Etsy As A Research Tool – Learning From The Competition

Craft Maker Pro » Etsy As A Research Tool – Learning From The Competition

The Internet is one of the driving forces behind the modern resurgence in arts and crafts. It’s easier than ever before to trade techniques and information with others, and thanks to Etsy you can even turn your passion into a profit. Starting your own Etsy shop and steering it to success can be a challenge, though. Fortunately, Etsy itself can be an excellent teacher when you’re learning how to sell. Taking a close look at other shops is extremely enlightening.

Etsy As A Research Tool - Learning From The CompetitionFinding Out What’s Selling

Etsy isn’t just a worldwide bazaar that allows you to sell your wares to virtually anyone; it’s also one of the most potent research tools imaginable. Because there are plenty of other creators out there who have used Etsy to power their way to success, you have the opportunity to learn from their experience.

A great place to get started is, an independent tracking site that tracks Etsy shops by total number of sales. You can use the site to zero in on your own product niche and take a look at the most popular shops in that category. By reviewing multiple stores, you’ll get a good idea of the product ranges that appeal to Etsy buyers. To take an even closer look, check out individual products similar to yours and see how many favorites they’ve racked up. There’s a strong link between favorites and sales!

Optimization And Relevance: Not Just For SEO Anymore

Of course, making successful sales is challenging in a marketplace as big as Etsy. To rack up impressive numbers, you need to make sure that customers can find you. This means you need to apply the same kinds of tactics to your Etsy store that marketers have been using for search engine optimization for years. The descriptions you use for your store and your products should contain the most relevant and frequently-used keywords buyers use to find them.

You can glean some of this information while you’re reviewing your competitor’s offerings. There are plenty of other resources to use, though! Take some time to make full use of Etsy’s own search bar. When you enter a basic term (e.g. “cake”) without pressing the “search” button, you’ll be presented with a drop-down list of related terms other shoppers use frequently (e.g. “cake topper,” “cake stand,” etc.). This can give you some good ideas about keywords you should include in your own descriptions.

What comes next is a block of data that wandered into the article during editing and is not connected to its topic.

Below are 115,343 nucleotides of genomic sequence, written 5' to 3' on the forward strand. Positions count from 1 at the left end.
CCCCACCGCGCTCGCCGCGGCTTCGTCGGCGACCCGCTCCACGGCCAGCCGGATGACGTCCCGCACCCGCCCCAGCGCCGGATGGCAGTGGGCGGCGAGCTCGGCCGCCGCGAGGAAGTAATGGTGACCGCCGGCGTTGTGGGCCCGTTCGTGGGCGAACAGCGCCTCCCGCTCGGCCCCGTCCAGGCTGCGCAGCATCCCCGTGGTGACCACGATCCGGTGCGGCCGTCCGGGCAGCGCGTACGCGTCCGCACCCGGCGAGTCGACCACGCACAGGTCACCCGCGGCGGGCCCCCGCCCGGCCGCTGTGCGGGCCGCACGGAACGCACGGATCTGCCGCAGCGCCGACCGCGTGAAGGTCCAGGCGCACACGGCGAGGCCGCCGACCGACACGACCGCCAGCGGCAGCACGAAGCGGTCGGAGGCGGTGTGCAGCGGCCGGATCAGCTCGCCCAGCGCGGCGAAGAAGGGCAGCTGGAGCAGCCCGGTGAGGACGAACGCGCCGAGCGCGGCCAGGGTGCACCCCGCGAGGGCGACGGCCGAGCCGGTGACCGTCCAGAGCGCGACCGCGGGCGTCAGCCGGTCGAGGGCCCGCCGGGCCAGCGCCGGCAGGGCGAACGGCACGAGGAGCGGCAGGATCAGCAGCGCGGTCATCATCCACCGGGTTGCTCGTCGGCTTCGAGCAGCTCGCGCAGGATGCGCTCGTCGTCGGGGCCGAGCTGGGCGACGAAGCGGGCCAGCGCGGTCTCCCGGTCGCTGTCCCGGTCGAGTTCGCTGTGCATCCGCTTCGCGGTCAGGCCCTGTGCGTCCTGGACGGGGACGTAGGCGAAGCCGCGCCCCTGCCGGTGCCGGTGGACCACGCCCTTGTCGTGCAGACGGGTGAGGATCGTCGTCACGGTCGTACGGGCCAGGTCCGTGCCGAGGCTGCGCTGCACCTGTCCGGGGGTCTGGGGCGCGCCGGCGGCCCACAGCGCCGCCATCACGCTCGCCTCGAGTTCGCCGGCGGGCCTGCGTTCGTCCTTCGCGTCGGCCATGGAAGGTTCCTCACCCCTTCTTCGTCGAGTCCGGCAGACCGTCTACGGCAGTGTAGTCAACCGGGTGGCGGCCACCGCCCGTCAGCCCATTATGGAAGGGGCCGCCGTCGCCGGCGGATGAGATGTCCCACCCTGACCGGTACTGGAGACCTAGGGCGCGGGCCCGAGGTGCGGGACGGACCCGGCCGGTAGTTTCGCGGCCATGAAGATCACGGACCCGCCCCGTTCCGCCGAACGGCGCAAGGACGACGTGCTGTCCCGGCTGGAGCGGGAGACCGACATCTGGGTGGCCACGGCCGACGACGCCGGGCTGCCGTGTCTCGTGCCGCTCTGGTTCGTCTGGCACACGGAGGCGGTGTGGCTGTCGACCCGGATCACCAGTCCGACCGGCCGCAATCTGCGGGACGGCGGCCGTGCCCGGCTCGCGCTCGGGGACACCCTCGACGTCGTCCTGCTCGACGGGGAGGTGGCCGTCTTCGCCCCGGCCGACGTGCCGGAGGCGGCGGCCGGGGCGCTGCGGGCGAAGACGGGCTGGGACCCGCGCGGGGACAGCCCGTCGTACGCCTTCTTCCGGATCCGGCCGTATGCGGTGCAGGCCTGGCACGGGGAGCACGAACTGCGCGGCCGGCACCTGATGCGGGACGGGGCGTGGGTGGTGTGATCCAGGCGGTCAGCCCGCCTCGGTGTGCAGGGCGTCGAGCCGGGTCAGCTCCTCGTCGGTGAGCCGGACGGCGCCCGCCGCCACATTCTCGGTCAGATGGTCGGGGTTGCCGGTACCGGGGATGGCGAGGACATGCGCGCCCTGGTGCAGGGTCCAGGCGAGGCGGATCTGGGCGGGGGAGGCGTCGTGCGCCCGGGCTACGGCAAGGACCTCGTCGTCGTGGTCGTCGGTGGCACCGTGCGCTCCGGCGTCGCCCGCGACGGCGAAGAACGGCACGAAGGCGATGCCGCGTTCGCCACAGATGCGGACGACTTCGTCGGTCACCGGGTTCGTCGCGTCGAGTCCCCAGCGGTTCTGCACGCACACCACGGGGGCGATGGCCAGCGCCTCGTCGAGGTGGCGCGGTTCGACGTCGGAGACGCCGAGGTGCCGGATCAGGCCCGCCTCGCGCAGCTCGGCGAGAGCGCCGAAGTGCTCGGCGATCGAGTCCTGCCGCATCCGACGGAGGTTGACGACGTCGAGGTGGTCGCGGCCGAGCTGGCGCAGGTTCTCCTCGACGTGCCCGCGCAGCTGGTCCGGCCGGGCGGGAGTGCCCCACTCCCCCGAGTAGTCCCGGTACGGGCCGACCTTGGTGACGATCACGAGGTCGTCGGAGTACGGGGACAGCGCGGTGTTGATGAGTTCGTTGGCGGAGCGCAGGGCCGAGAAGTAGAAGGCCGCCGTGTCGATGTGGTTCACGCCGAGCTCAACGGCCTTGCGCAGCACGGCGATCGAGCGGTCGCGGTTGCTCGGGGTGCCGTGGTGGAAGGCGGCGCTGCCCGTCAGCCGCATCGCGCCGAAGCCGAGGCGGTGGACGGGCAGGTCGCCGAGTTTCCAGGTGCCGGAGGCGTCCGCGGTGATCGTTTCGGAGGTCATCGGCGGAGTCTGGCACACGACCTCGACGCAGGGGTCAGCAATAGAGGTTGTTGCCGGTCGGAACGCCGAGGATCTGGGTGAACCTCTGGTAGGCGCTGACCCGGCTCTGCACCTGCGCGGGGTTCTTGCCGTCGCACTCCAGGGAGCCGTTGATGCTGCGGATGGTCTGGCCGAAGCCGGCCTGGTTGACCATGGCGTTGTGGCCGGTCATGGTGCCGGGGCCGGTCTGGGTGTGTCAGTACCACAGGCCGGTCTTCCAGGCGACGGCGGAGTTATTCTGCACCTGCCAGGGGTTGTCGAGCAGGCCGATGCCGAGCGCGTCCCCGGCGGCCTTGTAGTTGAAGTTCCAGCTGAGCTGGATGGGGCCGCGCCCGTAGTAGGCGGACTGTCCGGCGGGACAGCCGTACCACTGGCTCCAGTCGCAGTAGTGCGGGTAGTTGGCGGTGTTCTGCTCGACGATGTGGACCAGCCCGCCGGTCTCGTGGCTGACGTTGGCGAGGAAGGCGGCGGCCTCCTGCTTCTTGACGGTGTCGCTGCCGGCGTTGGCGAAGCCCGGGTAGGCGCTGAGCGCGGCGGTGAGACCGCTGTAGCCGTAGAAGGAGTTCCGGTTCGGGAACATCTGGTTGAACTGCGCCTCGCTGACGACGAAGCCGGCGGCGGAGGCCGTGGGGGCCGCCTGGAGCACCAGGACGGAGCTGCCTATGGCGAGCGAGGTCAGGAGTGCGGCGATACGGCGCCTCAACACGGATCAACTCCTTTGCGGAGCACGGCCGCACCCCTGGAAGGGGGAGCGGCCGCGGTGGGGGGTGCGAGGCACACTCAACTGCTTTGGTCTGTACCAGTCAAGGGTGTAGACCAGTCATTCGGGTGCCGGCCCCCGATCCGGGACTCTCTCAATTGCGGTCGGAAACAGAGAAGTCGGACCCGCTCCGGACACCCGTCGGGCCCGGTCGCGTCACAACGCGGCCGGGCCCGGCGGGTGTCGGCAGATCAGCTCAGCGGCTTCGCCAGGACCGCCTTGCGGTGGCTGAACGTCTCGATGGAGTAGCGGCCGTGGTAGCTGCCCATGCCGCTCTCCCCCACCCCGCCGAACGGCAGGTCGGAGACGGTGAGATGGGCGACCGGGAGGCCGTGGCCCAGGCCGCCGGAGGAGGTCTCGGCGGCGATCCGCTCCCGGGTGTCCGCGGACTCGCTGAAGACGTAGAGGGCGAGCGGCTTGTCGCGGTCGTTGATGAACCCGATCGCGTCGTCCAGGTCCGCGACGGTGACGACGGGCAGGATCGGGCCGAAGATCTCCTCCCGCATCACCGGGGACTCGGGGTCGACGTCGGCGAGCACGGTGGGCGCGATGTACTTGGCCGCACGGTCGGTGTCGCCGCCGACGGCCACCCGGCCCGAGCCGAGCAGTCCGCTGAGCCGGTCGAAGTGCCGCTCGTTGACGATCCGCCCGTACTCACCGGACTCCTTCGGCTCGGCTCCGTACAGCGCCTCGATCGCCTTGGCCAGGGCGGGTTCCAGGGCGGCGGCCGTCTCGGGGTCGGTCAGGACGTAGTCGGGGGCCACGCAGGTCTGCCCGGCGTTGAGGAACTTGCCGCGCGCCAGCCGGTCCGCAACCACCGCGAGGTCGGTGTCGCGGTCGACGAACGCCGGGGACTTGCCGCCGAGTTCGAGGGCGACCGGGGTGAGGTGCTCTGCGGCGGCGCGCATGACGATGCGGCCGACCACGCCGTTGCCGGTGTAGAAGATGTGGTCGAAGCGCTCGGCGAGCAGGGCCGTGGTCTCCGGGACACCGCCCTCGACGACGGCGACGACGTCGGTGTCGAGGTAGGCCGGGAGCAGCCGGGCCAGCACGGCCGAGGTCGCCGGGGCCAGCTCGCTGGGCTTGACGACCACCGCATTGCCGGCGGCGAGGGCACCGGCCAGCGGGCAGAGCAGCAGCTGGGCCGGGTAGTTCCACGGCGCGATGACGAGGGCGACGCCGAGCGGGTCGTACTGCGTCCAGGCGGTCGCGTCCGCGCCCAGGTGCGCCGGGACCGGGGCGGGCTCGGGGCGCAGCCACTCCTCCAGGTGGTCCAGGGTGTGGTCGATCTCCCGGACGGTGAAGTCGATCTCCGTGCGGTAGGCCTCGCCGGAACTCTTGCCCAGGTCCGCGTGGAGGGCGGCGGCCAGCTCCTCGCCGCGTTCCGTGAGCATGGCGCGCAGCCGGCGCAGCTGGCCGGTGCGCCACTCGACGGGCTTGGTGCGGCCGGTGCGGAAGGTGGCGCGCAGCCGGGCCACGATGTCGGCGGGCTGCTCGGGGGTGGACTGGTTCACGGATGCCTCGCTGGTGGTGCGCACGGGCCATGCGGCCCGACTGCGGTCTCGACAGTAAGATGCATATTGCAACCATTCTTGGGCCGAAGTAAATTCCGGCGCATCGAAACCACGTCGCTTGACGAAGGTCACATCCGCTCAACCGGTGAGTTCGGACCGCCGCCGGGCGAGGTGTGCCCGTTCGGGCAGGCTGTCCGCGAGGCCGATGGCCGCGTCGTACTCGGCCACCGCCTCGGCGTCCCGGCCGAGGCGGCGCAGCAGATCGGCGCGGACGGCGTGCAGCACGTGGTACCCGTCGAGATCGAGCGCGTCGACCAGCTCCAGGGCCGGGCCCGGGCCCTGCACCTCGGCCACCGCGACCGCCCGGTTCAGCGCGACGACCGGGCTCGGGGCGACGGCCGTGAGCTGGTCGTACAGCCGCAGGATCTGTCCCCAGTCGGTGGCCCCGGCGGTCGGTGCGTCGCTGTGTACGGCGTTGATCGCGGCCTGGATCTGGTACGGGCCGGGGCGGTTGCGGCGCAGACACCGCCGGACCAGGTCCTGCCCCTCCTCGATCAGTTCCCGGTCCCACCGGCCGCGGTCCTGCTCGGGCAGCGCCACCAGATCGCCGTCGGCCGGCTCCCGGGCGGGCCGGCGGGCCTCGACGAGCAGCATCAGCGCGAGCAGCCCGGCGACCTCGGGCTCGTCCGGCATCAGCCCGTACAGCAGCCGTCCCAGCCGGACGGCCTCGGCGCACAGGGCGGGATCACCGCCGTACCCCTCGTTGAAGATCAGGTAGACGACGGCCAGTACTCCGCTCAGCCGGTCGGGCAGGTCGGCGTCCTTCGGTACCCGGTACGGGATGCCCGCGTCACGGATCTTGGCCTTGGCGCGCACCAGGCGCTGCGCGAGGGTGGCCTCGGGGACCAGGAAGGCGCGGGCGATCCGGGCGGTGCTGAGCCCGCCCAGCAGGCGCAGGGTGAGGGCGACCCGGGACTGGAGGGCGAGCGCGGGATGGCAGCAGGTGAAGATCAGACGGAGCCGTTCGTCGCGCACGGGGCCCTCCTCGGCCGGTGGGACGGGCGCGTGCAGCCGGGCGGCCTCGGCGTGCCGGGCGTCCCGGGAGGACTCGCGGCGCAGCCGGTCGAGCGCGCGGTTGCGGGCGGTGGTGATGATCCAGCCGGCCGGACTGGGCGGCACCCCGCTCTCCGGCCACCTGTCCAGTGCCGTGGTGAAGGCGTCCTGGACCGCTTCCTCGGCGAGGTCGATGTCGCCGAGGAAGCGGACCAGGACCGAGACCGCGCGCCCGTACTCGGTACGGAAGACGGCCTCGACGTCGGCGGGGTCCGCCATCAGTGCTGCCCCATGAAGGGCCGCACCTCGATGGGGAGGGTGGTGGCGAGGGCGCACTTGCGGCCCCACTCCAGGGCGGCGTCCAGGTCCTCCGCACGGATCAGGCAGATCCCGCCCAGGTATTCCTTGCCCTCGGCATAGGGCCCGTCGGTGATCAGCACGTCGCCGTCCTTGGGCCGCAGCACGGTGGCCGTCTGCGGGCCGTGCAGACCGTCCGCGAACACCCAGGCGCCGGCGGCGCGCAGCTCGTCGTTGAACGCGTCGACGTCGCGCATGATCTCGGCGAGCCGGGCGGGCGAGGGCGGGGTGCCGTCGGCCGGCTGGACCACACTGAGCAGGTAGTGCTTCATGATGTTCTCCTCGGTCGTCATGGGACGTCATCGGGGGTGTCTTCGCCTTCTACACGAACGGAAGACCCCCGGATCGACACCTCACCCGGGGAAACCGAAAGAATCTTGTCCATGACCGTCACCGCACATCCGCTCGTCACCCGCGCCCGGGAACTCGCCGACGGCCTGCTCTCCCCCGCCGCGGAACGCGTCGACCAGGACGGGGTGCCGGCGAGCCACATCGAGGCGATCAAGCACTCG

The same tools that help SEO marketers zero in on productive keywords can work for you, too! Google’s Keyword Planner ( is an extremely potent research tool that allows you to use all of the searches executed through Google to assess the popularity of given phrases. You’ll need an AdWords account to access the Keyword Planner tool, but this is completely free.

Going Deeper: Planning Your Marketing Strategy

So you’ve taken a look at products like yours that are already selling well on Etsy and started thinking about the all-important terms you’re going to use to describe your own merchandise in your shop. This is far from the end of what your competitors can teach you, though! Head back to those best-selling shops in your niche you looked at earlier. Now look deeper at the shops themselves (and the owners’ profiles) to start getting ideas about how to build your own shop.

You’ll notice some common threads that run through virtually all best-selling Etsy shops. The standard of photography is extremely high. The language used throughout the shop is typically polished (although not necessarily formal). You can also get a better grasp of how your competitors handle themselves by following them and looking at how they interact with customers.

Success on Etsy isn’t just a matter of offering outstanding products. You need to offer them the right way in order attract customers and make sales. This is a skill that responds well to study and practice, and the best way to start is by taking a close look at competitors who have already mastered that skill. Paying attention to other Etsy shops will help you craft your own shop into a relevant, popular, and popular mainstay in your niche.

Patrick Godknecht is a successful entrepreneur and business owner. He operates an online marketing agency, which serves professionals, entrepreneurs, corporations and businesses, no matter how big or small.

Gary Capps
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  1. All of your advice/tips for selling on Etsy totally are awesome! BUT wait…what about advice for the new changes that Etsy has now applied…this new thing they call “buckets”? From what I have read “buckets” puts each seller in its “place”. Let’s start at the high revenue sellers …the “cream of the crop” for Etsy. They of course, are in the first bucket and will be found every which way on Etsy. Each seller according to sales are put into buckets…the last bucket is the lower seller, or what Etsy calls, home business.

    I am at this point a tad confused by the changes that Etsy has done. They now have allowed mass manufactures to come in and saturate the market. I for one cannot keep up with their pricing since I do not get my items from China or the likes of…mass manufactured items.

    Originally, Etsy was for crafters trying to find a place they can call home…what happened? Those folks are a dying breed and Etsy has a big hand in that…but let’s get back to buckets…

    Can you explain what they really are and how they affect each Etsy seller?

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